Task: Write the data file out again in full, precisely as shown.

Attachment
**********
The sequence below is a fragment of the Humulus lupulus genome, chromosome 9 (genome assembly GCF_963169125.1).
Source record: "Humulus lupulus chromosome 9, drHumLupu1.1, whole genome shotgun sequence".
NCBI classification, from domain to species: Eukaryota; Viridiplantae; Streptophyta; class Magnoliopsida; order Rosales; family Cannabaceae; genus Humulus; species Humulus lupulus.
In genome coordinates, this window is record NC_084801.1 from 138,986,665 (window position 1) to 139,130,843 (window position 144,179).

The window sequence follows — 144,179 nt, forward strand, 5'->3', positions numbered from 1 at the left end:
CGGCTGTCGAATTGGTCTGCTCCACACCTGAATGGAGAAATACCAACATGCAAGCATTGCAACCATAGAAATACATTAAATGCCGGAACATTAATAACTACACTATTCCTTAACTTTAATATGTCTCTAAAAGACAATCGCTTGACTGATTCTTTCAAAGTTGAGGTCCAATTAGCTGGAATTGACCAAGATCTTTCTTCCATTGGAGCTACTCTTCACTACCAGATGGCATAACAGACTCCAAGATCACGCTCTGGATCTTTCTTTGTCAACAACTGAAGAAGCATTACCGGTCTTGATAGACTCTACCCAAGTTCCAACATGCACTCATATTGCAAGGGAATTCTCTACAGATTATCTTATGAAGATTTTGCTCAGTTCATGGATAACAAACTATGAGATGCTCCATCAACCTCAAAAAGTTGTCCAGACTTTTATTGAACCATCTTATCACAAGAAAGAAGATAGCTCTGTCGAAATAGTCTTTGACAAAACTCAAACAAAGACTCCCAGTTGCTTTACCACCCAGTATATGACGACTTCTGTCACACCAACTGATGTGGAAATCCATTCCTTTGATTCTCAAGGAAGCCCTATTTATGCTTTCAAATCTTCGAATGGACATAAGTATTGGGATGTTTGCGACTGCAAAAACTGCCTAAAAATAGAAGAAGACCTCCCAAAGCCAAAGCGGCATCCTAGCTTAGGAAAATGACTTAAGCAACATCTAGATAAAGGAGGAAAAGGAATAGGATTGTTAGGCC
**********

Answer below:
The sequence below is a fragment of the Humulus lupulus genome, chromosome 9 (genome assembly GCF_963169125.1).
Source record: "Humulus lupulus chromosome 9, drHumLupu1.1, whole genome shotgun sequence".
NCBI classification, from domain to species: Eukaryota; Viridiplantae; Streptophyta; class Magnoliopsida; order Rosales; family Cannabaceae; genus Humulus; species Humulus lupulus.
In genome coordinates, this window is record NC_084801.1 from 138,986,665 (window position 1) to 139,130,843 (window position 144,179).

The window sequence follows — 144,179 nt, forward strand, 5'->3', positions numbered from 1 at the left end:
CGGCTGTCGAATTGGTCTGCTCCACACCTGAATGGAGAAATACCAACATGCAAGCATTGCAACCATAGAAATACATTAAATGCCGGAACATTAATAACTACACTATTCCTTAACTTTAATATGTCTCTAAAAGACAATCGCTTGACTGATTCTTTCAAAGTTGAGGTCCAATTAGCTGGAATTGACCAAGATCTTTCTTCCATTGGAGCTACTCTTCACTACCAGATGGCATAACAGACTCCAAGATCACGCTCTGGATCTTTCTTTGTCAACAACTGAAGAAGCATTACCGGTCTTGATAGACTCTACCCAAGTTCCAACATGCACTCATATTGCAAGGGAATTCTCTACAGATTATCTTATGAAGATTTTGCTCAGTTCATGGATAACAAACTATGAGATGCTCCATCAACCTCAAAAAGTTGTCCAGACTTTTATTGAACCATCTTATCACAAGAAAGAAGATAGCTCTGTCGAAATAGTCTTTGACAAAACTCAAACAAAGACTCCCAGTTGCTTTACCACCCAGTATATGACGACTTCTGTCACACCAACTGATGTGGAAATCCATTCCTTTGATTCTCAAGGAAGCCCTATTTATGCTTTCAAATCTTCGAATGGACATAAGTATTGGGATGTTTGCGACTGCAAAAACTGCCTAAAAATAGAAGAAGACCTCCCAAAGCCAAAGCGGCATCCTAGCTTAGGAAAATGACTTAAGCAACATCTAGATAAAGGAGGAAAAGGAATAGGATTGTTAGGCC